The case is important, as if there is not enough space, you won't be able to fit bigger cards (ie the 8800gtx when it came out). As well as this, ventilation, weight, bling (or non bling!) are important too. I try to budget $250-$300 for a case, and the PSU. Funnily enough, as you get more expensive cases, they rarely come with a Power supply, which you kind of have to get to turn it on.
An example of a good brand is Antec, and example of a average to poor one is Thermaltake. Top tier ones are Shuttle (mini), and Li-lian
The Best recommendation I can give? Always buy the one you like - shop at http://www.pccasegear.com.au because you can see what each one is like, and you can look at detailed specs and photos - they have a big range. Shipping is $10 there anywhere in australia, and if you get any other parts from there, then you get that included in the shipping. Bonus! I'd allow $120 if I was forced to go with a cheaper case and psu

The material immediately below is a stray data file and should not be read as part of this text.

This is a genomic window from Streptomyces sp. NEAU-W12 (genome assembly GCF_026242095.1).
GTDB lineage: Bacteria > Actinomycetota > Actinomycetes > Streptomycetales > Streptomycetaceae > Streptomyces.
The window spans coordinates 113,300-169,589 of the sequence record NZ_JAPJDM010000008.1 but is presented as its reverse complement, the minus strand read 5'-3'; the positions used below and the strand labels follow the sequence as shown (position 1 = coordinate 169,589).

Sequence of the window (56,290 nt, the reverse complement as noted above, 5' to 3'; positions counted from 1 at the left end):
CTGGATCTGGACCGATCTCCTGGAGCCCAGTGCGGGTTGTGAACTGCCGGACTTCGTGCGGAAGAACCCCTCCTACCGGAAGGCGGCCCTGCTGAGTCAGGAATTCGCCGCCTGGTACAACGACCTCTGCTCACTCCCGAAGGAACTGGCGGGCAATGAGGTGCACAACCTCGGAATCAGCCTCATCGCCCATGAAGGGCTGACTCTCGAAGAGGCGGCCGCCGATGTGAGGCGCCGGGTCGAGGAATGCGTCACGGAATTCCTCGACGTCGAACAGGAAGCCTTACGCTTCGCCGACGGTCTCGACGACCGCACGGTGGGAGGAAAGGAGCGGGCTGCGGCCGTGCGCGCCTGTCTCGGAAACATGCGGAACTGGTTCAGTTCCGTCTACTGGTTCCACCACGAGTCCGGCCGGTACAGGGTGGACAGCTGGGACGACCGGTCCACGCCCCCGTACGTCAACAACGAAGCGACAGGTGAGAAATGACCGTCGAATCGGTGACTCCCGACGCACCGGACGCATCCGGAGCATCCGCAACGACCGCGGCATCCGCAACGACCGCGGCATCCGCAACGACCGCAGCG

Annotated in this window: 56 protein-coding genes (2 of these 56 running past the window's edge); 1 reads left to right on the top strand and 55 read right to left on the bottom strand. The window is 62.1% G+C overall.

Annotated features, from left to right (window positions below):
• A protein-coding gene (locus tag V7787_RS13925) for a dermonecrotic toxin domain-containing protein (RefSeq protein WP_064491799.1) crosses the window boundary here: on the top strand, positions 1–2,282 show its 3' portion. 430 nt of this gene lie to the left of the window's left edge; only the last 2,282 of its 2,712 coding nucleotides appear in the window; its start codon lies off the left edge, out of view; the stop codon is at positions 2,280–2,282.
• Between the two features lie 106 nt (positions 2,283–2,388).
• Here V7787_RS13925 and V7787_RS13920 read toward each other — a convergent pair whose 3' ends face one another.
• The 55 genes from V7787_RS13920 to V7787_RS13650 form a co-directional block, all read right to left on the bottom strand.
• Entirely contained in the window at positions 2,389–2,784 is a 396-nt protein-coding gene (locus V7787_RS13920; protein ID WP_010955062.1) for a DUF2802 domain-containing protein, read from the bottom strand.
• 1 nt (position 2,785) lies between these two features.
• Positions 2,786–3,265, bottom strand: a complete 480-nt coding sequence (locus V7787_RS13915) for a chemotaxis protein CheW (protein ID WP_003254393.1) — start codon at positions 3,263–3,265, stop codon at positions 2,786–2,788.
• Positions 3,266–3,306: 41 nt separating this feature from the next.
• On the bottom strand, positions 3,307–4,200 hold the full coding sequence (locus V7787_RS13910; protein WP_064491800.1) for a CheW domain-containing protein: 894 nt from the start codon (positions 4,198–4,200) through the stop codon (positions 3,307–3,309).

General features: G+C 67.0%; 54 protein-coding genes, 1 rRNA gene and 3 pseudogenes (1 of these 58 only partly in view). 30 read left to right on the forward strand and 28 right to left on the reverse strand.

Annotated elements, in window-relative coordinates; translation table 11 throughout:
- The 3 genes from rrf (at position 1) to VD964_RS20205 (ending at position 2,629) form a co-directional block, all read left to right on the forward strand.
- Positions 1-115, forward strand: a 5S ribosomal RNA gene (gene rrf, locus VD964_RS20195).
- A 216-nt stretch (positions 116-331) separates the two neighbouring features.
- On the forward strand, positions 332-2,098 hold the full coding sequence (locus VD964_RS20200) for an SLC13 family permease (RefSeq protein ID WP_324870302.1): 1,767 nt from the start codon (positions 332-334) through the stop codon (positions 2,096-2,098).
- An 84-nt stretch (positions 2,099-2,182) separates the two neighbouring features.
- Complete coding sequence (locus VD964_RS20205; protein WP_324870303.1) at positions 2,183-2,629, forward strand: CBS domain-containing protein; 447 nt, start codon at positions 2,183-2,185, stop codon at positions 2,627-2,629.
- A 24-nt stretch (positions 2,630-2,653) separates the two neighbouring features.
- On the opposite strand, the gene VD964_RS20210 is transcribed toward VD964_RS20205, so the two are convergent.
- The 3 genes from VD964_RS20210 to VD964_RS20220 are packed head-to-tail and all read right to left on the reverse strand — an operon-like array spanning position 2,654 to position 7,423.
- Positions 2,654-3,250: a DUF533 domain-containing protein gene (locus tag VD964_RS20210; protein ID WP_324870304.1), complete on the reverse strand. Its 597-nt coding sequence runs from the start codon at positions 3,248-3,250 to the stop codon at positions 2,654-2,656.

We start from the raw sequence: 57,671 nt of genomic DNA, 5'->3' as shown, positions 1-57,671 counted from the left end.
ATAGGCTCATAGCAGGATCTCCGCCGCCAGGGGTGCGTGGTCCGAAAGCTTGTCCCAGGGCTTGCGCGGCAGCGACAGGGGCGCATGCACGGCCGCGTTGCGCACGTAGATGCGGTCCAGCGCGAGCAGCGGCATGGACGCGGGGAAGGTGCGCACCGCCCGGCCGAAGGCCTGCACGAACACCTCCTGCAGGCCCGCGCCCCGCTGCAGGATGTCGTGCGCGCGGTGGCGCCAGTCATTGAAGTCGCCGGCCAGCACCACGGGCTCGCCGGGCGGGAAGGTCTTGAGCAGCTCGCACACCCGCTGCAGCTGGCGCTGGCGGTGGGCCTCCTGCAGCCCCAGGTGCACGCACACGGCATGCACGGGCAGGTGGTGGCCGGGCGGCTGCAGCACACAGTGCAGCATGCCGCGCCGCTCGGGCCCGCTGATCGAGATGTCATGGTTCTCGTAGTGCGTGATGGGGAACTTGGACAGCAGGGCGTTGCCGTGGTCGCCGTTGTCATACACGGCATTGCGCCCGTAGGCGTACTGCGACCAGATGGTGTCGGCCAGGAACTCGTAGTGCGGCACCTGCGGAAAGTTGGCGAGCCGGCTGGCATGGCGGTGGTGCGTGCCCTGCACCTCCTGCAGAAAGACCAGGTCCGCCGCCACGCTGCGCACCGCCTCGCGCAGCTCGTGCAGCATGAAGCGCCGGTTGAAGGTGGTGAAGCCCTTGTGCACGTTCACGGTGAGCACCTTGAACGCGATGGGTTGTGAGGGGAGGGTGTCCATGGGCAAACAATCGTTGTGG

Ram is a tough one for an uneducated or rushed buyer. You will usually end up buying the cheapest generic, have it put out errors and make your life hell. For what its worth, 2 gig kits are $100-$130 on msy, which are good. If you are intending to upgrade, you will usually need new ram, as current ram is DDR2 style. With Windows XP, your limit of ram is 2.5-3gig (its limited by a variety of things). If there is the budget, 4gig of ram is great both in value and power - but you will need to use Vista as well. This will be in 2 x 2gig sticks. The reason for two sticks is to go "dual channel", which is good. Why is it good? It uses two interfaces at once to communicate with your pc, doubling the bandwidth that your ram can communicate at - a nice bonus, although in games it isn't too much of a jump.